'The work abounds with arresting touches.’ Huddersfield Daily Examiner
2.2.2.bcl.2 - 4231 - timp - perc(2) cyms/susp.cym/tam-t/TD/BD - harp - strings
Full score, vocal score and parts for hire
I. Estrangement – II. Aftermath – Interlude – III. Childhood Beliefs
It might seem perverse to choose to set poetry of the First World War in a work commissioned for the millennium. But we cannot celebrate the twenty first century without absorbing the lessons of the twentieth; and besides, Edmund Blunden (1896 - 1974) was no conventional war poet, even though he spent more time at the front than any of his colleagues. In the midst of the horrors of the battlefield he was able to sustain a remarkable sense of landscape and place: he remained at heart a pastoral poet.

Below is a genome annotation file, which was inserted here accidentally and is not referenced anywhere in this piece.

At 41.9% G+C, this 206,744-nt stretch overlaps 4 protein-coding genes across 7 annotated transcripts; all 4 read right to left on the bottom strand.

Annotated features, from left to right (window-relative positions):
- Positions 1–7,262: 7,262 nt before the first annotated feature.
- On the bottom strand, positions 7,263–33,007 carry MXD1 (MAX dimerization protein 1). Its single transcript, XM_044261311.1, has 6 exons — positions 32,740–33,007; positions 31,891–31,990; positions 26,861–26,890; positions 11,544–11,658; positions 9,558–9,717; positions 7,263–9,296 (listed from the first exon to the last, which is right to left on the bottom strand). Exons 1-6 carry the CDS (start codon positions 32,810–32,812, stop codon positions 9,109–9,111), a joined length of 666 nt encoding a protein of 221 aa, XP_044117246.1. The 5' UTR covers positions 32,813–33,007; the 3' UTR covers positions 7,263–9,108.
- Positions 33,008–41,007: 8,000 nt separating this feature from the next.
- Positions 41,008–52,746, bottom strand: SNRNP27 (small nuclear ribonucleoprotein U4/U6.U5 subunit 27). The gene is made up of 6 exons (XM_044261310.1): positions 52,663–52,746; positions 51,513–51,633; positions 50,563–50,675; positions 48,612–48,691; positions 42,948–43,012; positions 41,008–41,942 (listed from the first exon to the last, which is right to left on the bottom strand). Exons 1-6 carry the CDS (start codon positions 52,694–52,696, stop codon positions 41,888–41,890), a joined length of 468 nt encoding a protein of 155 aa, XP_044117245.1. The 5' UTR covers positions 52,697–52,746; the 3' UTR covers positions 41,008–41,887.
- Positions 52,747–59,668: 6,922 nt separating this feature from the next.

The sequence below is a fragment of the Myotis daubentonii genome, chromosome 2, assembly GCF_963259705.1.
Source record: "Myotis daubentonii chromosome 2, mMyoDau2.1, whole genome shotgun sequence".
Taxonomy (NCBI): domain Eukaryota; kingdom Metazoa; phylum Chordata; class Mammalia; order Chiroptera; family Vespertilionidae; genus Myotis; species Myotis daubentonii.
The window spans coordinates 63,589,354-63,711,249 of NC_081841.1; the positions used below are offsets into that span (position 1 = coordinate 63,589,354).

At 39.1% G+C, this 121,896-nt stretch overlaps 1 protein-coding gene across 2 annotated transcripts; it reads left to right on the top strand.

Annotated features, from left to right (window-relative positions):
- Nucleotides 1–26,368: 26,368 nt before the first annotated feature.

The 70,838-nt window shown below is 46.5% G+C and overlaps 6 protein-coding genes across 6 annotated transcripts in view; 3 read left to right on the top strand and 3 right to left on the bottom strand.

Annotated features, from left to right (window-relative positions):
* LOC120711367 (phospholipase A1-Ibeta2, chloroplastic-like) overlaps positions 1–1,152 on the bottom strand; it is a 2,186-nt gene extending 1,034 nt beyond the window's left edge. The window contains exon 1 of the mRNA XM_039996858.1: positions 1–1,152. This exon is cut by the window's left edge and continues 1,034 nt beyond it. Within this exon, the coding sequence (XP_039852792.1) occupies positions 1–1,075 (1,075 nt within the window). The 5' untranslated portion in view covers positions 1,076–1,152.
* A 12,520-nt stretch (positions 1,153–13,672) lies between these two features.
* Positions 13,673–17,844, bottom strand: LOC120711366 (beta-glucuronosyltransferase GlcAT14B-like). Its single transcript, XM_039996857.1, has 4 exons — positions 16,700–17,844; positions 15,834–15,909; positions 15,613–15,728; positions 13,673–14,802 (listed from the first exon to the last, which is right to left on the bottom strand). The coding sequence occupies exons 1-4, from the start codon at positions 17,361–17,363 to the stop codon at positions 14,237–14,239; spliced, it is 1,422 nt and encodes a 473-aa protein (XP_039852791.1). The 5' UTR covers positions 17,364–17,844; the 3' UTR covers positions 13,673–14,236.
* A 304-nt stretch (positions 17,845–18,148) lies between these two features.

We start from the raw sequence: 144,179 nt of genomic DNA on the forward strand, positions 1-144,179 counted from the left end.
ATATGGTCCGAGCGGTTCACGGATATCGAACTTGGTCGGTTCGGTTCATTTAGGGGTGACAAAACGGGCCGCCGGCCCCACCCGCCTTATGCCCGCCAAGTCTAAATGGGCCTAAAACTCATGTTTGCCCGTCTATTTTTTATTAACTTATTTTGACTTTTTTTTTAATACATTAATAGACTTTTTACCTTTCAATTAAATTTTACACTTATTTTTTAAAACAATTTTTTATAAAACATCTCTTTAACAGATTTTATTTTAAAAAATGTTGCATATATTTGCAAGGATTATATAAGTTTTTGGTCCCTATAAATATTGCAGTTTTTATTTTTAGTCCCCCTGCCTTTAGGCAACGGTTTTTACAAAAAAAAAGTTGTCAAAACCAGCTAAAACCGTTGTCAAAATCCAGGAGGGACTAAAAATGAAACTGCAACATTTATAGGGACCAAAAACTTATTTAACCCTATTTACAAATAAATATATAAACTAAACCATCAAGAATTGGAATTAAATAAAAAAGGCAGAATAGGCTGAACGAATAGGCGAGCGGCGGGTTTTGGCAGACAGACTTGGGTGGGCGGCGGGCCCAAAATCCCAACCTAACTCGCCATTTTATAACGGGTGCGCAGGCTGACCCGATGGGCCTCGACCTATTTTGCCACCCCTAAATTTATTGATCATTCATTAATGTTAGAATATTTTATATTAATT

In making these settings I have been particularly concerned to underline the essential gentleness of Blunden. That is not to pretend that there is no darkness: the first poem depicts a bleak war-torn landscape, yet the mood is one of nobility rather than bitterness. The central part is a dance of death, in which the poem's imagery paints an objective picture of war: almost as if removed from personal experience. A short interlude for strings and harp introduces the final part, not explicitly a war poem, but one where a pastoral childhood landscape gradually merges into something like nightmare. I have tempered the awesome vision of Blunden's final stanza by returning to the mood of the beginning, and a murmured memory of the heart-breakingly beautiful fourth verse.
Blunden's (prose) memoirs were called Undertones of War, and in calling this work Aftertones I wanted both to evoke his world, and to suggest an echo from the not so distant past. Aftertones is dedicated to Martyn Brabbins and to the Huddersfield Choral Society.
Huddersfield Daily Examiner (Adrian Smith), 22 May 2000